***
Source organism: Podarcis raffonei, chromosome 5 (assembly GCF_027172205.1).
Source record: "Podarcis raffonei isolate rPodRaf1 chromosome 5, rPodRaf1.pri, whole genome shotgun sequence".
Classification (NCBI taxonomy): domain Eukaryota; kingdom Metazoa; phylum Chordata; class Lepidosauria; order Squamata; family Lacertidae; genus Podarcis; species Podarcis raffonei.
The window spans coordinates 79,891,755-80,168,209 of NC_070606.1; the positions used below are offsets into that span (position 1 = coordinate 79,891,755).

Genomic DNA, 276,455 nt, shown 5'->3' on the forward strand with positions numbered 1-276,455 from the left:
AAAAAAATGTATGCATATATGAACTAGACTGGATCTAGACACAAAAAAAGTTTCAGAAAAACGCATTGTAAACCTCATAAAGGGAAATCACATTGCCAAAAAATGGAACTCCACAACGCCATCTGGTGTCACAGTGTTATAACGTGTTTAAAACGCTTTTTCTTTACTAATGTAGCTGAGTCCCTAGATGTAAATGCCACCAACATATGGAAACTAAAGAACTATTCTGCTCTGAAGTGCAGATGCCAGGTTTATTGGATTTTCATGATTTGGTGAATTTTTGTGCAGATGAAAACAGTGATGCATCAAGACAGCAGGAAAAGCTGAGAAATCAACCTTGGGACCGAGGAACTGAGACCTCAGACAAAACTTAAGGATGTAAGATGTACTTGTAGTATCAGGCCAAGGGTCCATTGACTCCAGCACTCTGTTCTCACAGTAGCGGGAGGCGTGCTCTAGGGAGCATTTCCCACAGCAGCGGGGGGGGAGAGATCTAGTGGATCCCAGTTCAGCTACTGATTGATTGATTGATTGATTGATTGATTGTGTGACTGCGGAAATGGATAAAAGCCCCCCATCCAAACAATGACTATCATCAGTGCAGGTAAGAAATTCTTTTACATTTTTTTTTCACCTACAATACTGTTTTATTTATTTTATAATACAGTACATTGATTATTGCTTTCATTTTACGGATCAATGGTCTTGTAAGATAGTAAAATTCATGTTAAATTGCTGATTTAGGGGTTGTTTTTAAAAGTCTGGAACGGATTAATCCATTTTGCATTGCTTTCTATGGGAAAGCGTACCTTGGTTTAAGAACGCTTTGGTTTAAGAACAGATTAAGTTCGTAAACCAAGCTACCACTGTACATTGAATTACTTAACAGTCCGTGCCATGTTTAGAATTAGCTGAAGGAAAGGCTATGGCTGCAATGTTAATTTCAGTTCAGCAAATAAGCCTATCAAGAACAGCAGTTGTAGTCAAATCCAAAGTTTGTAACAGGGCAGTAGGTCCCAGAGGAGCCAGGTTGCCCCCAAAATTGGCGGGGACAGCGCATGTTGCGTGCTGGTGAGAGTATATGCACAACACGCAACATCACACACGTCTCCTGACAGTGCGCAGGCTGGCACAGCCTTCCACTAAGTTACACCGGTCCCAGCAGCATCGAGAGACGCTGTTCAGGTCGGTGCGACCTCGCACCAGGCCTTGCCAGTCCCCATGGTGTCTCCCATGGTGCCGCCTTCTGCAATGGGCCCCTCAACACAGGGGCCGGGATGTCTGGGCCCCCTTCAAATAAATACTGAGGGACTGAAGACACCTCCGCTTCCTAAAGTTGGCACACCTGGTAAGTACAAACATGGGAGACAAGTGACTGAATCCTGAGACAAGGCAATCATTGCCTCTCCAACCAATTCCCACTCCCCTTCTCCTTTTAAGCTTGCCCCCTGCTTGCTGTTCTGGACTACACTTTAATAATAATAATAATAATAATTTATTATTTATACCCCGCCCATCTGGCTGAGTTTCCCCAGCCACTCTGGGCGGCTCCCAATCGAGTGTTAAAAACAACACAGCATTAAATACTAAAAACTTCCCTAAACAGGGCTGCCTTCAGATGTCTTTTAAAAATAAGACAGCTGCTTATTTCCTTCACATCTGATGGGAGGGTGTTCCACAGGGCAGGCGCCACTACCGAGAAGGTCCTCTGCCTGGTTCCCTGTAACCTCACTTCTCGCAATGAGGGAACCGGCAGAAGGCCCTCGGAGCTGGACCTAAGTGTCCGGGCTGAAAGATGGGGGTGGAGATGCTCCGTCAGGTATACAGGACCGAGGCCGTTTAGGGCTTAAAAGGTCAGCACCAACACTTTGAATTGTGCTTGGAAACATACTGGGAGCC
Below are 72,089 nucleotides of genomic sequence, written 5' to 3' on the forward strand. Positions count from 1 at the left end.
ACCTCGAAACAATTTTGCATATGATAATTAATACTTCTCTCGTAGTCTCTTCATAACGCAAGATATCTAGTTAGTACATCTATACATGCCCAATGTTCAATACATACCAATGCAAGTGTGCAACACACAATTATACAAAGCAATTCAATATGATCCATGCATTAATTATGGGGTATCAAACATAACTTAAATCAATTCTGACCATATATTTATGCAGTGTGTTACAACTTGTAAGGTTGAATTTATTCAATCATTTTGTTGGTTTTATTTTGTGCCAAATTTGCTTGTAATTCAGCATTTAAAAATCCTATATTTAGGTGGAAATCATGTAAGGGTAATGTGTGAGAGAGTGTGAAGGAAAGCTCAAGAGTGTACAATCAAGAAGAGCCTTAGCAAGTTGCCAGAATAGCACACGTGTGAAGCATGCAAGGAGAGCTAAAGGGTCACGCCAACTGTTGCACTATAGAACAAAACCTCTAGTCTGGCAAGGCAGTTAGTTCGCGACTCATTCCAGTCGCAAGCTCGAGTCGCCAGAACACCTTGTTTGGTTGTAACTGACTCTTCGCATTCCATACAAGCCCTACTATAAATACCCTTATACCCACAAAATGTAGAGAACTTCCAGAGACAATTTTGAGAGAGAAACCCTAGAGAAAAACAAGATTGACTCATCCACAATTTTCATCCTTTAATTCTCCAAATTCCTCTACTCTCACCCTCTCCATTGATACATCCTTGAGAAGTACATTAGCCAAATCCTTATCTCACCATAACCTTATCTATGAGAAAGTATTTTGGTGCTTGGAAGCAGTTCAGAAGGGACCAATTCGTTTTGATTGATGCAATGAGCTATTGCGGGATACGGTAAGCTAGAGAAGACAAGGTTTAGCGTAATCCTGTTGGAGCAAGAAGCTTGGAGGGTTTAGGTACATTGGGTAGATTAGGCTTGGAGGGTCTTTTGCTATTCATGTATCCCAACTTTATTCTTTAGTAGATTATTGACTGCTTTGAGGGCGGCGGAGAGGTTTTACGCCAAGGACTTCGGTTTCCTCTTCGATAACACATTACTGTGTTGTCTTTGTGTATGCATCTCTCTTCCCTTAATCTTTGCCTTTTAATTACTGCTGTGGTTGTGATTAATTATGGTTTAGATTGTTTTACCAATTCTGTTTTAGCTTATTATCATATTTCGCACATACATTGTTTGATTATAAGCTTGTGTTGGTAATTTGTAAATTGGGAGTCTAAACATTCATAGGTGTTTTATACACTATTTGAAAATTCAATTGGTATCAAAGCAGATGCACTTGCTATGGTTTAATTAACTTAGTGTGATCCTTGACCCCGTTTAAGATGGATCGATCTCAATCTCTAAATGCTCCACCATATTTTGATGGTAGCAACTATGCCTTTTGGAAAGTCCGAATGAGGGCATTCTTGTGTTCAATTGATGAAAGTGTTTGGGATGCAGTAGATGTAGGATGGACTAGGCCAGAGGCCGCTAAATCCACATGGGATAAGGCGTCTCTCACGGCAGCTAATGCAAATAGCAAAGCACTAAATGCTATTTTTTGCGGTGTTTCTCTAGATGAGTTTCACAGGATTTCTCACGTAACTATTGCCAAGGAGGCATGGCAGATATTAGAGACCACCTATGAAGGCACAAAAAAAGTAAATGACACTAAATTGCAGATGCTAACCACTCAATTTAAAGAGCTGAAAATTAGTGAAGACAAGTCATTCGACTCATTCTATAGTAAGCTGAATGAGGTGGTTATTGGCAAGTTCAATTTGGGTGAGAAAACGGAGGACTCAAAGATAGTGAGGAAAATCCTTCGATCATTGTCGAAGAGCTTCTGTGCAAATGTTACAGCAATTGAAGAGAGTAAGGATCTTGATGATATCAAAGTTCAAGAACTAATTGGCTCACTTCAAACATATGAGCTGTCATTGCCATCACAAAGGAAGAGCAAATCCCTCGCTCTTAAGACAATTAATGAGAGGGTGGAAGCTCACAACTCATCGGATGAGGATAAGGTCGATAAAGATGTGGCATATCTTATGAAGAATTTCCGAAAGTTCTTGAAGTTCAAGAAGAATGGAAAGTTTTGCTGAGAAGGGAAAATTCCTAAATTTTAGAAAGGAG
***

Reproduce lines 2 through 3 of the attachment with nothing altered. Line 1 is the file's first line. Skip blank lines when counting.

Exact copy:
Source record: "Podarcis raffonei isolate rPodRaf1 chromosome 5, rPodRaf1.pri, whole genome shotgun sequence".
Classification (NCBI taxonomy): domain Eukaryota; kingdom Metazoa; phylum Chordata; class Lepidosauria; order Squamata; family Lacertidae; genus Podarcis; species Podarcis raffonei.